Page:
Early Evaluation and Treatment

The initial management of the patient with significant head trauma begins with addressing life-threatening injuries and resuscitation in accordance with published Advanced Trauma Life Support (ATLS) protocols.8

  • Blood products are preferred over albumin or Hespan if colloids are needed.9
  • For those patients not requiring massive transfusion protocol or other blood products, normal saline is the preferred crystalloid solution, avoiding hypotonic fluids.
  • Normoventilation with a goal PaCO2 of 35-40 mmHg should be maintained.
  • Prophylactic hyperventilation is not recommended, but may be used as a temporizing measure to reduce intracranial pressure in the setting of suspected herniation.10
  • Routine prophylactic antibiotics are unnecessary for isolated closed head injuries, but penetrating injuries, open skull fractures, or pre-operative patients should be placed on antibiotics.11 Antibiotic recommendations for the first level of surgical care include use of either cefazolin 2 gm IV every 6-8 hours or clindamycin 600 mg IV every 8 hours. If a penetrating head injury appears grossly contaminated with organic debris, consider addition of metronidazole 500 mg IV every 8-12 hours.11
  • Monitor glucose every 6 hours. Goal is to maintain glucose < 180 mg/dl but avoid hypoglycemia.12
  • Steroids should be avoided in head injured patients as they have not shown outcome benefit and increase mortality in patients with severe head injury.10,13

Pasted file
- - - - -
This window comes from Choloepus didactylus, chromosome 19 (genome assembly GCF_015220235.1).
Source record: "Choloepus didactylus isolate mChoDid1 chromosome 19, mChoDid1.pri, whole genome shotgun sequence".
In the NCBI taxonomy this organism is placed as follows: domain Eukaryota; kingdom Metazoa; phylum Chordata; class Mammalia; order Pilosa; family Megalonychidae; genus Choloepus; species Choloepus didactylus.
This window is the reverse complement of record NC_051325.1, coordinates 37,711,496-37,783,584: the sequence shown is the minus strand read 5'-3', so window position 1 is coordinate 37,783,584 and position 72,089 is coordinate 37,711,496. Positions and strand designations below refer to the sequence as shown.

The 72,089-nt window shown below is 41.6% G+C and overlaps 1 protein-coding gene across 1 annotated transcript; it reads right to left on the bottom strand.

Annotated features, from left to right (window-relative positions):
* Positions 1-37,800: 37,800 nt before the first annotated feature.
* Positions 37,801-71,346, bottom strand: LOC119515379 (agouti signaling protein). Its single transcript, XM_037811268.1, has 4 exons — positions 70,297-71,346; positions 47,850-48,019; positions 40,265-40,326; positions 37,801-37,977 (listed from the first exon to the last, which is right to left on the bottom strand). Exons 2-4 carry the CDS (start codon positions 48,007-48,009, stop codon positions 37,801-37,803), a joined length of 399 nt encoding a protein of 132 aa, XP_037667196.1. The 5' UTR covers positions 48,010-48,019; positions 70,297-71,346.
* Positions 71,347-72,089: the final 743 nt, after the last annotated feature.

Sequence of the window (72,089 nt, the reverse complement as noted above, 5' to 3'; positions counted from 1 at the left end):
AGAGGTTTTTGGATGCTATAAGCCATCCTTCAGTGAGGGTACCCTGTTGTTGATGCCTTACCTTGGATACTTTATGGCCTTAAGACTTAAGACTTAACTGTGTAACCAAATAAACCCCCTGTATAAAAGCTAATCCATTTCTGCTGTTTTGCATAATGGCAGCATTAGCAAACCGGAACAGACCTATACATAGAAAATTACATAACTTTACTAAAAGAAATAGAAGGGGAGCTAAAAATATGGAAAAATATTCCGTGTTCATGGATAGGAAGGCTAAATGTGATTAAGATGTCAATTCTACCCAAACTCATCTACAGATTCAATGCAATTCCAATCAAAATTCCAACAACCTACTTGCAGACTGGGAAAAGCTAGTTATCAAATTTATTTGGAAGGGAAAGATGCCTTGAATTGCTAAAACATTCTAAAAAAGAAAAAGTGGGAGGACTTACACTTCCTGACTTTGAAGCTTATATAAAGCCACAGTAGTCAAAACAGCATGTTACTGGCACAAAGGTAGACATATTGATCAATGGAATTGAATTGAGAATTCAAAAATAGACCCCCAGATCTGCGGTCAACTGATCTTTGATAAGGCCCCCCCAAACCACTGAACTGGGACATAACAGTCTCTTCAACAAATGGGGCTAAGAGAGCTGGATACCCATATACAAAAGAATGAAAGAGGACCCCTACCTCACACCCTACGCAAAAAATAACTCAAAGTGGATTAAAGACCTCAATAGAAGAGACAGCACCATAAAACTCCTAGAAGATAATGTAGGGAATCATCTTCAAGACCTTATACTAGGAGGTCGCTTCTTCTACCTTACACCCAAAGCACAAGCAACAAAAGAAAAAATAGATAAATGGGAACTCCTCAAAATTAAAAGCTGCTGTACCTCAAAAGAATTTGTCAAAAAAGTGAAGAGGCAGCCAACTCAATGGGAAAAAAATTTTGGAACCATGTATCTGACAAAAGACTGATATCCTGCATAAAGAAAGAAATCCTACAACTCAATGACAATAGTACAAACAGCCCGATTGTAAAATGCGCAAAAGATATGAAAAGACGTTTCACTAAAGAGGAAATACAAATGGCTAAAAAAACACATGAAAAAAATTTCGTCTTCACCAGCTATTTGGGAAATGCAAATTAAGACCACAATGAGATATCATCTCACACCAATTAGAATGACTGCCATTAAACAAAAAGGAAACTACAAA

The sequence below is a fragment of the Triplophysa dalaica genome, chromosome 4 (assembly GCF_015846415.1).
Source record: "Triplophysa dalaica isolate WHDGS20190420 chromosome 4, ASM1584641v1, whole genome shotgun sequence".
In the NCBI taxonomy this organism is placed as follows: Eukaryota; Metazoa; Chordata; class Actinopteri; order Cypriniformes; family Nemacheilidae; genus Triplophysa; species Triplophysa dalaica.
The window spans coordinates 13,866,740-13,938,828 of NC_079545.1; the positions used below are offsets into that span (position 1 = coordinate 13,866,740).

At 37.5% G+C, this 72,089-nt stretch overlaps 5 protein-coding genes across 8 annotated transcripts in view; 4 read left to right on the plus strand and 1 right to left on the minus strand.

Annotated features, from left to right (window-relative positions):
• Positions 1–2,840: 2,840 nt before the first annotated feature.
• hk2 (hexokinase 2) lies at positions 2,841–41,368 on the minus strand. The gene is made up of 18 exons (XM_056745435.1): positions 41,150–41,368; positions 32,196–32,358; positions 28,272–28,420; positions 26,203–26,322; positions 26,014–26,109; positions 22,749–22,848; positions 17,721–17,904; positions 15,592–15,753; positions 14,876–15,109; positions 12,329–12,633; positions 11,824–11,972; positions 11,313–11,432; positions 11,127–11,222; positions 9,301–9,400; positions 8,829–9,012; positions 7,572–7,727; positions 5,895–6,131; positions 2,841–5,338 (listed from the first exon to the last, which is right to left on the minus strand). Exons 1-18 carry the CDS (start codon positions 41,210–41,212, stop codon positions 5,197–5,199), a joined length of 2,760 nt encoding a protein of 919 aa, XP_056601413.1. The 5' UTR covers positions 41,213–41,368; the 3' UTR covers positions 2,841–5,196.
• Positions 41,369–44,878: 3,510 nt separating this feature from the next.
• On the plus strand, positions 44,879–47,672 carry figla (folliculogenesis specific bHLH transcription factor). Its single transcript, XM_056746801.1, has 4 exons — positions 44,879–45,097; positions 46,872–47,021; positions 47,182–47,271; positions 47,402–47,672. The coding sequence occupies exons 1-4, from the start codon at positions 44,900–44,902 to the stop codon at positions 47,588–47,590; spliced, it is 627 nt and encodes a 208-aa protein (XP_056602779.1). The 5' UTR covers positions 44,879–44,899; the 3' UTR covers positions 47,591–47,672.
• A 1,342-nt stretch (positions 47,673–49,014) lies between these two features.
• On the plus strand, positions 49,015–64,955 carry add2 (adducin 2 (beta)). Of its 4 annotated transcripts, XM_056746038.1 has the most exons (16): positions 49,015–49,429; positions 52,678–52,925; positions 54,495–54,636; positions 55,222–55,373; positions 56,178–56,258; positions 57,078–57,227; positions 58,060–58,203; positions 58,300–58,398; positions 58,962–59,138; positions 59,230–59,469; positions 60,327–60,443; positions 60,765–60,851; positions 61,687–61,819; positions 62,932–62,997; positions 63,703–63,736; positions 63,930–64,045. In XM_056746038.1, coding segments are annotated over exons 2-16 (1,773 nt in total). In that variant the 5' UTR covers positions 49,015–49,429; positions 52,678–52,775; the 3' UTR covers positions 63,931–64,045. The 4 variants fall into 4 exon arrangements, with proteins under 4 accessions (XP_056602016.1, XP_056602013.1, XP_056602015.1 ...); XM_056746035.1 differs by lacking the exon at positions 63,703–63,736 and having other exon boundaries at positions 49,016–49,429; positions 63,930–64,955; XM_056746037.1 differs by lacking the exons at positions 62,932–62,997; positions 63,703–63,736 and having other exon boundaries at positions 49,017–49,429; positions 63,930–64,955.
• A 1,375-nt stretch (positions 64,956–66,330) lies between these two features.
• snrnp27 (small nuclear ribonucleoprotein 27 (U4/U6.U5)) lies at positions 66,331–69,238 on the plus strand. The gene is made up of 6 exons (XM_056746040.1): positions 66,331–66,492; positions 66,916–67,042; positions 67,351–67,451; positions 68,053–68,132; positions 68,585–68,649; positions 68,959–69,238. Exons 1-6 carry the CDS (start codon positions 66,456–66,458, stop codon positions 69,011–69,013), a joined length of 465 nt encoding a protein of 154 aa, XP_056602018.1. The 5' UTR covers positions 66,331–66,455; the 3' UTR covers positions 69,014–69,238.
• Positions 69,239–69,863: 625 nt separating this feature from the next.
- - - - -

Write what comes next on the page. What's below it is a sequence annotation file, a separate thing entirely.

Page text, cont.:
• Manage hypotension maintaining SBP at ≥110 mm Hg in patients with suspected TBI's to decrease mortality and improve outcomes.14 A systolic blood pressure of less than 90mm Hg is the single risk factor most highly associated with mortality in brain trauma.15
  • A common strategy for management of hypoxemia has been goal of SaO2 >90% and PaO2 >60 mmHg. 10 However, in the recent combat experience, given frequent handoffs, equipment challenges, varying levels of provider experience, etc., SaO2 and PaO2 have been managed with goals of >93-95 and >80, respectively.
  • Document serial neurological exam findings, including:
    • Glasgow Coma Score
    • Pupil size and reactivity
    • Presence of gross focal neurologic signs and/or deficit.

Transporting Patient

Due to the requirement to move the coalition patient with severe head trauma to Role 4 facilities usually out of theater, early and safe transport of these patients should involve consideration of several factors.


For casualties transferring to Role 3 facilities with neurosurgical capability, avoid long-lasting sedation or paralysis. However, at no time should medication selection override the need to safely transport the casualty.

  • Vecuronium is preferred for paralysis because it is readily available in the far forward environment and does not require refrigeration. Bolus dosing is preferred over continuous infusion.
  • Propofol is preferred for sedation.10
  • Pain management with intermittent narcotics is preferred over continuous infusion.

Intracranial Hypertension

Despite recent controversy in terms of placement of invasive monitors to measure intracranial pressure, treatment of known or suspected intracranial hypertension remains a cornerstone of therapy in patients with severe brain injury.16

If treatment for intracranial hypertension is needed prior to transfer, then initiate hyperosmotic therapy with one of the following:

  1. 3% Saline17 (Appendix B)
    • Consider 250ml bolus of 3% saline and then infuse 3% saline at 50-100ml/hr for resuscitation Enroute to the Role 3 facility.
    • Goal serum Na level is 150-160. Caution is advised if patient presents in a hyponatremic state.
    • Place central venous access to administer hypertonic saline and vasoactive medications particularly if it is anticipated to be needed long term.